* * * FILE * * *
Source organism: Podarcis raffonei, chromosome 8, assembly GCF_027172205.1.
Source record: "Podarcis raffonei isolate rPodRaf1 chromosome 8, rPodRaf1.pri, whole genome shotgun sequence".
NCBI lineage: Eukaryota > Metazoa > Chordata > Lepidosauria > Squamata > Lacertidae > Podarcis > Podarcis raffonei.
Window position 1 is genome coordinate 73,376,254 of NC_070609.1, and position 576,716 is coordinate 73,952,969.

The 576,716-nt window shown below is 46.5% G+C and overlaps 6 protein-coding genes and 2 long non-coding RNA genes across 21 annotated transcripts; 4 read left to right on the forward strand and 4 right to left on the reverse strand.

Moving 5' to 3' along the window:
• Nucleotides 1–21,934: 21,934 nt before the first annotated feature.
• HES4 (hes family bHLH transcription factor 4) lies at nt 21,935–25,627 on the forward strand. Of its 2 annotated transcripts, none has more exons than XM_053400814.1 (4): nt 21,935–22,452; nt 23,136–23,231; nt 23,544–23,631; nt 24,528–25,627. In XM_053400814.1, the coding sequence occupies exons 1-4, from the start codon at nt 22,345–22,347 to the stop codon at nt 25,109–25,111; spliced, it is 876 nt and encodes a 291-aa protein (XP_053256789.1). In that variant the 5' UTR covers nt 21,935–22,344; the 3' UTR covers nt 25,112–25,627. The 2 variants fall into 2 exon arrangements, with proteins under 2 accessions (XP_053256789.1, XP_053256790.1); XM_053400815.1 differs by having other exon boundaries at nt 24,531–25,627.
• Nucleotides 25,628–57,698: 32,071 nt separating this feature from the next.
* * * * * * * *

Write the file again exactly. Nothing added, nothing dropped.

Source organism: Podarcis raffonei, chromosome 8, assembly GCF_027172205.1.
Source record: "Podarcis raffonei isolate rPodRaf1 chromosome 8, rPodRaf1.pri, whole genome shotgun sequence".
NCBI lineage: Eukaryota > Metazoa > Chordata > Lepidosauria > Squamata > Lacertidae > Podarcis > Podarcis raffonei.
Window position 1 is genome coordinate 73,376,254 of NC_070609.1, and position 576,716 is coordinate 73,952,969.

The 576,716-nt window shown below is 46.5% G+C and overlaps 6 protein-coding genes and 2 long non-coding RNA genes across 21 annotated transcripts; 4 read left to right on the forward strand and 4 right to left on the reverse strand.

Moving 5' to 3' along the window:
• Nucleotides 1–21,934: 21,934 nt before the first annotated feature.
• HES4 (hes family bHLH transcription factor 4) lies at nt 21,935–25,627 on the forward strand. Of its 2 annotated transcripts, none has more exons than XM_053400814.1 (4): nt 21,935–22,452; nt 23,136–23,231; nt 23,544–23,631; nt 24,528–25,627. In XM_053400814.1, the coding sequence occupies exons 1-4, from the start codon at nt 22,345–22,347 to the stop codon at nt 25,109–25,111; spliced, it is 876 nt and encodes a 291-aa protein (XP_053256789.1). In that variant the 5' UTR covers nt 21,935–22,344; the 3' UTR covers nt 25,112–25,627. The 2 variants fall into 2 exon arrangements, with proteins under 2 accessions (XP_053256789.1, XP_053256790.1); XM_053400815.1 differs by having other exon boundaries at nt 24,531–25,627.
• Nucleotides 25,628–57,698: 32,071 nt separating this feature from the next.